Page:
made_in_canada
03-14-2010, 03:50 PM
Reading Three Cups of Tea right now and am completely engrossed. I'm finding the bits about Pakistani culture quite interesting.

IceAlisa
03-14-2010, 06:57 PM
I am intrigued by siouxdonym's description of Murakami's Hard-Boiled Wonderland and the End of the World.. Will put on the wish list.

Due to a nasty cold I am stuck at home with On Beauty. I am about 100 pages in and so far I really like it. Although, of course it's an obvious tribute to Howard's End, so far the execution is promising.

The quality of writing is good, the characters are interesting and engrossing. I've read criticisms that Smith got the American slang all wrong. Well. The teenager Levi is only pretending to speak street talk because he really has no idea how to do it right. So if his lingo rings false, it's deliberate.

Now about Kiki: I have never been to Florida or to the South for that matter. Sure, I've met people from there but did not pay enough attention to be a good judge of the verisimilitude of Kiki's language (I've been using the word "verisimilitude" a lot lately, hmmm...) I do really like the way Kiki's character is done so far.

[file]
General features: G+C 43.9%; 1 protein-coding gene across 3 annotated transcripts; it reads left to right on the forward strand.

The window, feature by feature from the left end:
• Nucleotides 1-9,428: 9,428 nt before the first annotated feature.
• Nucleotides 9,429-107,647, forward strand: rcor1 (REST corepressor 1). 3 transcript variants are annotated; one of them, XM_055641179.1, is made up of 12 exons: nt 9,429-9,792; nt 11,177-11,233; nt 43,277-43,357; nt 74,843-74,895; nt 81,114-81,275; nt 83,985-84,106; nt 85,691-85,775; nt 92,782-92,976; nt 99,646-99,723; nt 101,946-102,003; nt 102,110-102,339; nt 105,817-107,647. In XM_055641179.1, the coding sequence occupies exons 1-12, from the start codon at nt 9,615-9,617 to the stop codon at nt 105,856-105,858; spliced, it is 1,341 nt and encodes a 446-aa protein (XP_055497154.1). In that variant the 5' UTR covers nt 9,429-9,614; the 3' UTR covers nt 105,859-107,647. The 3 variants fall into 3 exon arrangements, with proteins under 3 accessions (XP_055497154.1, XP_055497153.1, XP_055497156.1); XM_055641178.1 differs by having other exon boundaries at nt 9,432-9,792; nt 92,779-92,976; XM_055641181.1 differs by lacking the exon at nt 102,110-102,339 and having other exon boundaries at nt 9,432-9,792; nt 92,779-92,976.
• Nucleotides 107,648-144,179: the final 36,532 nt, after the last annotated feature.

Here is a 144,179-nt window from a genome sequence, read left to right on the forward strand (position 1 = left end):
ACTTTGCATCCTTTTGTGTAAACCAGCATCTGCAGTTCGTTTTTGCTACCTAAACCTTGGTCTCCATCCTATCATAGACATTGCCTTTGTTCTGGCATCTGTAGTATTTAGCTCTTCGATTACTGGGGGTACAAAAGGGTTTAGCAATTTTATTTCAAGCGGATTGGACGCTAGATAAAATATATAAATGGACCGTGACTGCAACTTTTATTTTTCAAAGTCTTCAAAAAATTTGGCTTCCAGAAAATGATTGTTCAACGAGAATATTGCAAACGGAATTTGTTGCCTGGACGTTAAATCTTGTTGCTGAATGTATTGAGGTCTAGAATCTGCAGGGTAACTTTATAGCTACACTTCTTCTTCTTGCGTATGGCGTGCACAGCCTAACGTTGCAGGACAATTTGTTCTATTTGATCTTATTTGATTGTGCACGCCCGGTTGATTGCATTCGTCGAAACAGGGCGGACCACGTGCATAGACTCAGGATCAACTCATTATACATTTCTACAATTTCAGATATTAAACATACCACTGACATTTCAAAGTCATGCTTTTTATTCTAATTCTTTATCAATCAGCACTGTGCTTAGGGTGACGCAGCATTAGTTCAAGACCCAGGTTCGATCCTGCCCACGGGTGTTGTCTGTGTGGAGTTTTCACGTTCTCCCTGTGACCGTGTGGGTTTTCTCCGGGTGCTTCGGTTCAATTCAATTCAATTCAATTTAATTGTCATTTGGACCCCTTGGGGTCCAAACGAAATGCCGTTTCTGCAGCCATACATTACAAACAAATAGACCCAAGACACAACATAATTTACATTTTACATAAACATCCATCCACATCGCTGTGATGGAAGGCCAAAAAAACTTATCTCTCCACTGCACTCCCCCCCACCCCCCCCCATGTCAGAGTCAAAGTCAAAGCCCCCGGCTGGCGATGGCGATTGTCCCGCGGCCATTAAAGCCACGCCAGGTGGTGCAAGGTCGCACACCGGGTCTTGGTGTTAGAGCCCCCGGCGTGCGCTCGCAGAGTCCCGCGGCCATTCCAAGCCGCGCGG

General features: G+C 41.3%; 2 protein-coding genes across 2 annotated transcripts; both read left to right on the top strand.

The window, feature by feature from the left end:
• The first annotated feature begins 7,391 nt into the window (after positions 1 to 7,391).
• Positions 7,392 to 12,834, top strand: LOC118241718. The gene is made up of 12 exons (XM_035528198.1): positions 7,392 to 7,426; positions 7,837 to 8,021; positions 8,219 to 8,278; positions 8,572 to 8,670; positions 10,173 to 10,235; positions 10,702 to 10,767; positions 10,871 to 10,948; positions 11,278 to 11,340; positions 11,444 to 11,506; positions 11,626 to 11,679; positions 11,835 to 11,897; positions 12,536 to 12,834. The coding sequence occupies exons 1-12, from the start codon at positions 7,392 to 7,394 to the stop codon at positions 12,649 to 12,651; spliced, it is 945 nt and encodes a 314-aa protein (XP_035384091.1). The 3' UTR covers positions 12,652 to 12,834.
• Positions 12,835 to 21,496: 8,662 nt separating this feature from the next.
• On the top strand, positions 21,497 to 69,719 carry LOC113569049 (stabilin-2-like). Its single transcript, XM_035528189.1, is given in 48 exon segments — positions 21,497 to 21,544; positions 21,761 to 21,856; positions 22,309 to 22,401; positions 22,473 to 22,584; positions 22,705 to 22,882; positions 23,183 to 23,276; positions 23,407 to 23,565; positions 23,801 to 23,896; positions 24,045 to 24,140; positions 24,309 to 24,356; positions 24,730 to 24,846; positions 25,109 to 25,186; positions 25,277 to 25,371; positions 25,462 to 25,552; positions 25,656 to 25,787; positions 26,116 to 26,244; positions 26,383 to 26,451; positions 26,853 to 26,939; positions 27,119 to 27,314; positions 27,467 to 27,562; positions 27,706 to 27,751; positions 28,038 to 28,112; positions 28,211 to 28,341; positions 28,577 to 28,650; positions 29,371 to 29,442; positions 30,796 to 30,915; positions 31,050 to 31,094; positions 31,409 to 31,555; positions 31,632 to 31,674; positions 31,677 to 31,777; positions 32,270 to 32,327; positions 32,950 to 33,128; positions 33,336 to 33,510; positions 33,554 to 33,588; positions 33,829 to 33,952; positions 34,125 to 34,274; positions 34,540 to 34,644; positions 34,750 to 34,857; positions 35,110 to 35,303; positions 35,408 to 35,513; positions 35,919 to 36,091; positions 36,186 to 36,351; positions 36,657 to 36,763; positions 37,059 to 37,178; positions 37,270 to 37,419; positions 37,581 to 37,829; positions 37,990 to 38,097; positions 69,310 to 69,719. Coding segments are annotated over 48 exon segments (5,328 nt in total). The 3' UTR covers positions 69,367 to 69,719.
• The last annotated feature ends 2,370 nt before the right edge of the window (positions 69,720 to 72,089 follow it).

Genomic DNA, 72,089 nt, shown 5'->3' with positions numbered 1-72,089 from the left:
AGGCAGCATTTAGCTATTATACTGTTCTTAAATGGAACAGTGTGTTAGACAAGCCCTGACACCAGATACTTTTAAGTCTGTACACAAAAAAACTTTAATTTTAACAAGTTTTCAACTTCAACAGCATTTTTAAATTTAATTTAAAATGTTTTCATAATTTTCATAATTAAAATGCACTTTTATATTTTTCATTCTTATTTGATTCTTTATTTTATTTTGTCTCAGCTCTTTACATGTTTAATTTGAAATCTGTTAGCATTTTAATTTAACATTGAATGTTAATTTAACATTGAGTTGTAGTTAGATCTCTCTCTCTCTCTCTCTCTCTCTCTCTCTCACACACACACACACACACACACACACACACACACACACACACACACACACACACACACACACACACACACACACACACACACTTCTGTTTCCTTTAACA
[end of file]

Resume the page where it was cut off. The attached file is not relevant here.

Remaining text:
Also, I looked up Zadie Smith and her husband, the novelist on Google. What a pretty couple they are. They are both conventionally very good looking people which lends a first hand perspective to her discourse on beauty. Zadie Smith is not at all an outcast looking into the world of beautiful people. She is very much an insider of that circle.

Prancer
03-14-2010, 07:17 PM
Due to a nasty cold I am stuck at home with On Beauty. I am about 100 pages in and so far I really like it. Although, of course it's an obvious tribute to Howard's End, so far the execution is promising.

I really liked On Beauty--most of it, anyway.

I use some of her Rules for Writers in class ( as proof that I don't make all this stuff up myself :P): http://www.guardian.co.uk/books/2010/feb/22/zadie-smith-rules-for-writers

IceAlisa
03-14-2010, 07:42 PM
Resign yourself to the lifelong sadness that comes from never being satisfied. That is interesting because the first thing that struck me when I saw Smith' picture was how sad her eyes are.

ETA: interesting that Smith talks about writing about music is like dancing about architecture. Her writing about music is striking. Kiki's impression of the Requiem is terrifying and although very different from my own, it will stay with me forever.